High School Journalist of the Year, from Puyallup, recognized in national award
Puyallup High School student Haley Keizur was selected as a runner-up for National High School Journalist of the Year by the Journalism Education Association.
The announcement was made at the 2018 Journalism Education Association/National Scholastic Press Association Spring National High School Journalism Convention in San Francisco on April 14.
“It was really exciting,” said Keizur, a senior at PHS. “I remember being really nervous because you don’t really know who else you’re competing against.”
Keizur attended the convention after she was named Washington Journalism Education Association Journalist of the Year in March, receiving a $2,000 Robin Morris scholarship. There were six total runners-up for the national award, including Keizur, out of a total of 36 state winners. As a runner-up, Keizer was awarded an $850 Sister Rita Jeanne Scholarship.
Keizur first heard about the award when she was a sophomore at PHS. Her advisor encouraged her to apply, so Keizur began putting together a portfolio.
“She was really strong with her writing and has a strong component with social media,” Washington Journalism Education Association spokesperson Joy Lessard said.
Now, Keizur is the editor in chief of The Viking Vanguard at PHS. This year, she also played a role in helping pass state Senate Bill 5064, which grants student editors control of their high school newspapers, allowing freedom of expression and protection from censorship.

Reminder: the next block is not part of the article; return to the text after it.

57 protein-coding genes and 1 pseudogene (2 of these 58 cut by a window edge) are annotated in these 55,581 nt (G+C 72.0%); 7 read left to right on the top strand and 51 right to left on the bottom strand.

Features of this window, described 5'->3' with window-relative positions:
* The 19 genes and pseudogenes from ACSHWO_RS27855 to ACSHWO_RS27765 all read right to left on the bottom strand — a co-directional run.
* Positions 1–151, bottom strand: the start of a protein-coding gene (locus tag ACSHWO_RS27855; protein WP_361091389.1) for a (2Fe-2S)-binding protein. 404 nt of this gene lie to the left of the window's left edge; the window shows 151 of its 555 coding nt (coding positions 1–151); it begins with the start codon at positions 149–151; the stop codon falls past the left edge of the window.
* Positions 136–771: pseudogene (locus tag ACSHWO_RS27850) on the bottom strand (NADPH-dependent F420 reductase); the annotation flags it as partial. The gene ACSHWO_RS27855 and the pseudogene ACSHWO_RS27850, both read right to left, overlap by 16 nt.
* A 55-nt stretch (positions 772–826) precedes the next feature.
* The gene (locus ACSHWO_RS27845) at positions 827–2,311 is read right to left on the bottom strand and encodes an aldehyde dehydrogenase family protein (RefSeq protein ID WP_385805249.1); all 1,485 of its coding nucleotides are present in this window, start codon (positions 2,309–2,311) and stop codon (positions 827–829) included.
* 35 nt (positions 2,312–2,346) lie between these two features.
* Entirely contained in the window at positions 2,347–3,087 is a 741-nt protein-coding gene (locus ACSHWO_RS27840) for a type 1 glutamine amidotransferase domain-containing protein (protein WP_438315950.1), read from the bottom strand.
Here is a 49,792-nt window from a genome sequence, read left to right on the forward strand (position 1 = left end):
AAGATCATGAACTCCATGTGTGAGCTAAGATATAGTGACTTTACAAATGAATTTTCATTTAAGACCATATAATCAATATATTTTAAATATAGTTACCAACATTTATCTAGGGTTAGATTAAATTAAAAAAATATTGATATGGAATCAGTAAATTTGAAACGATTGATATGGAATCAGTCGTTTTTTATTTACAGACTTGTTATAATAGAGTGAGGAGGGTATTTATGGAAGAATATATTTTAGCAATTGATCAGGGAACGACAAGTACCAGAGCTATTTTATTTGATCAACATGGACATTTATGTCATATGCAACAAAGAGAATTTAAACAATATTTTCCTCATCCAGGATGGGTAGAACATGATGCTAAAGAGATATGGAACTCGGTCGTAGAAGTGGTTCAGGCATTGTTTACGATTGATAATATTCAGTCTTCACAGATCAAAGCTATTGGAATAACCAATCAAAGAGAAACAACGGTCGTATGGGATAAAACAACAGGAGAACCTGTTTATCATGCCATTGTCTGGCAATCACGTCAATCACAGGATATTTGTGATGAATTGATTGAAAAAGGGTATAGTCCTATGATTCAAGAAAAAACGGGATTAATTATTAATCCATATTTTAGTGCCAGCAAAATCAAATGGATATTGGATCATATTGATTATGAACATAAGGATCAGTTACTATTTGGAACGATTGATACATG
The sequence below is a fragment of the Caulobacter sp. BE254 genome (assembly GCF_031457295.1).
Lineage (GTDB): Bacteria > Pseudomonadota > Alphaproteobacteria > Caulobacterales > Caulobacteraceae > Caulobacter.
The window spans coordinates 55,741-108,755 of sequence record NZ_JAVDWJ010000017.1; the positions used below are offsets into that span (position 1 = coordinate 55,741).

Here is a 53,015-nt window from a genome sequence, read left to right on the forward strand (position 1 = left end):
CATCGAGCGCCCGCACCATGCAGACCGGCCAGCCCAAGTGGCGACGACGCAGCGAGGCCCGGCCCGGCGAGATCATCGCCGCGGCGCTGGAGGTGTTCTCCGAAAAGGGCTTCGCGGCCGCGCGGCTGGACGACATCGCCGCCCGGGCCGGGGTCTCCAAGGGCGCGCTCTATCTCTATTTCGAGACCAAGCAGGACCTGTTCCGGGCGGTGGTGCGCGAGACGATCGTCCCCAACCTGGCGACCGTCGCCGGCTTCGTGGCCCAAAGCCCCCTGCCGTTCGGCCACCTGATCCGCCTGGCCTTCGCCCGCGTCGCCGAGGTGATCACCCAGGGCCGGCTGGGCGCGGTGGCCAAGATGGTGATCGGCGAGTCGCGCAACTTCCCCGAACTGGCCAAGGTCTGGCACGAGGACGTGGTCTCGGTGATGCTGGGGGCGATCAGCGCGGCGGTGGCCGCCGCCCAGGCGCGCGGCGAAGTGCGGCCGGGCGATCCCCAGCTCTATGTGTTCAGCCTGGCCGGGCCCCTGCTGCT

Last year, Keizur, along with other student journalists across the state, testified in support of the bill, but it didn’t pass the House. This year, they tried again. The bill passed.
“After a long journey of trying to get this bill passed in Washington, it is finally getting signed by Gov. Jay Inslee!” Keizur wrote in her blog.
The bill changes the game for students working at The Viking Vanguard after her, Keizur said.
“It’s good to know that future generations won't have to deal with self-censorship the way I have or the way staff has,” she said.
“(Keizur) is an advocate for the First Amendment and leads the staff in developing their responsibility to the audience to report what they need to know, want to know and should know,” said Sandra Coyer, Keizur’s adviser.
Next year, Keizur plans to attend the University of San Francisco to study journalism.
For more information, visit jea.org.